Monday, March 26, 2018

Belle de Jour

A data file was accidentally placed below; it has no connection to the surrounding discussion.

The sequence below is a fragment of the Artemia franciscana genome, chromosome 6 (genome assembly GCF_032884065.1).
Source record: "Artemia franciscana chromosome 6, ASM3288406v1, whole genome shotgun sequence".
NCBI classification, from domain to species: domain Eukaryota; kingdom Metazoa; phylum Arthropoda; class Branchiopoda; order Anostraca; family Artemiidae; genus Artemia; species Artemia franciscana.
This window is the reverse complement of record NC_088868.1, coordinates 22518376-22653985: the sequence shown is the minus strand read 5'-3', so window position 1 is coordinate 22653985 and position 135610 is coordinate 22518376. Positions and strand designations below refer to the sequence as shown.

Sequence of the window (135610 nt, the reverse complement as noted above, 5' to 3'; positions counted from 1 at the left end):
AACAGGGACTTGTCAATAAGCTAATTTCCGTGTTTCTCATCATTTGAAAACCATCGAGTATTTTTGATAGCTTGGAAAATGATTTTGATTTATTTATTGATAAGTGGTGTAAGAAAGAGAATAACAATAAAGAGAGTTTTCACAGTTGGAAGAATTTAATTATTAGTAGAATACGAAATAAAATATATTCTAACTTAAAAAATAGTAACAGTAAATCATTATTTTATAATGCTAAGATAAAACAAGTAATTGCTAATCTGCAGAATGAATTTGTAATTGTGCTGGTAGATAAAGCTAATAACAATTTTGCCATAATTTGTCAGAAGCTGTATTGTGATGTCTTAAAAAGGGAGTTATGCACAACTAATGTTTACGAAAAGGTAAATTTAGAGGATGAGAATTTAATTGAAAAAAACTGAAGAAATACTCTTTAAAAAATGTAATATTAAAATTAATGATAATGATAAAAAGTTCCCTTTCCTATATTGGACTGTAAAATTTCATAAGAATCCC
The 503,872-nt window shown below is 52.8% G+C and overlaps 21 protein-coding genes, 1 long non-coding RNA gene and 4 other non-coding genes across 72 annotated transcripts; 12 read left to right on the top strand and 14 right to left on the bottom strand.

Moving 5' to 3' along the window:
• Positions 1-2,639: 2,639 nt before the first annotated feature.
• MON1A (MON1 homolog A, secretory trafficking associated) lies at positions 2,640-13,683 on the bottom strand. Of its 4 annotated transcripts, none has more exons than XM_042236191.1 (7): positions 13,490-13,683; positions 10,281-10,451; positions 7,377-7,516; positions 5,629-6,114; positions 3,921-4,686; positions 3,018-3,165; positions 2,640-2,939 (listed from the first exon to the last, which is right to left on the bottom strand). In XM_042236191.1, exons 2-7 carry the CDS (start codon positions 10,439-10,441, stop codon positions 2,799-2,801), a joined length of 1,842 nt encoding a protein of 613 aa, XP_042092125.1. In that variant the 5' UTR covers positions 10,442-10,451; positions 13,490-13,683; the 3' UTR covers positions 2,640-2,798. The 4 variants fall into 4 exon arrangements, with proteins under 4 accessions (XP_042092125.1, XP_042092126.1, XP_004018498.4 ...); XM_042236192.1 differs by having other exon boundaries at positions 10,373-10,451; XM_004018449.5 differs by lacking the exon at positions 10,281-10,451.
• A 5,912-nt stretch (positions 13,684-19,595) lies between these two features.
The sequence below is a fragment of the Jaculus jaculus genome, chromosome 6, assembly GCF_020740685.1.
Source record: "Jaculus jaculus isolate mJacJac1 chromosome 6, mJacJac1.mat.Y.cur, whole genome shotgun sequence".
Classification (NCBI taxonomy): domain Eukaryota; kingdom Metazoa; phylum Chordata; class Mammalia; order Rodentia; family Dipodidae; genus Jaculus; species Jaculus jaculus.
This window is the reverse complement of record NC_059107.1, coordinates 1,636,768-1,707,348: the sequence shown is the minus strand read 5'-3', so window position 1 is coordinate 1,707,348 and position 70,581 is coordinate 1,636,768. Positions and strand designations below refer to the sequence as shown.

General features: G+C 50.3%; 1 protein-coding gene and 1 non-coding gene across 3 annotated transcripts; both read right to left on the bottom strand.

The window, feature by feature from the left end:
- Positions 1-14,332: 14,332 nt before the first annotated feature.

Louis Bunuel’s Belle de Jour (1967) which is currently being revived at Film Forum (on the tails of a Michel Piccoli retrospective) is curiously lacking in mystery, over 50 years after its release. Catherine Deneuve’s enigmatic allure (she’s really the Mona Lisa of French Cinema and is beautiful without being sexual) overshadows the narrative and at times takes on a life of its own. In fact, one of the qualities of the film itself that one notices from the first frames is the pure beauty of the cinematography. Even the jarring scenes of sado-masochistic sexual fantasy are set in plushly drawn buccolic settings that look like Barbizon school naturalist landscapes. And Bunuel’s mise-en-scene gives the film a stately quality that’s as aloof as his star. Repression is the subject and to a certain extent Deneuve as Severine, the housewife turned prostitute, is reprising her role in Polanski’s Repulsion (1965) where the emotional deadness is belied by the onslaught of murderous imagery. Ultimately the film exudes little of the multivalent complexity of classics like Exterminating Angel (1962)  and The Discreet Charm of the Bourgeoisie (1972) where Bunuel sublimely refines the choreography of the surrealist esthetic. Piccoli plays Henri Husson, a predatory aristocrat and Belle de Jour is a great vehicle for his name brand coolness and insouciance. However, the film is curiously one-dimensional and predictable, even as the line is crossed between fantasy (Severine is constantly reliving the same scenarios) and reality.

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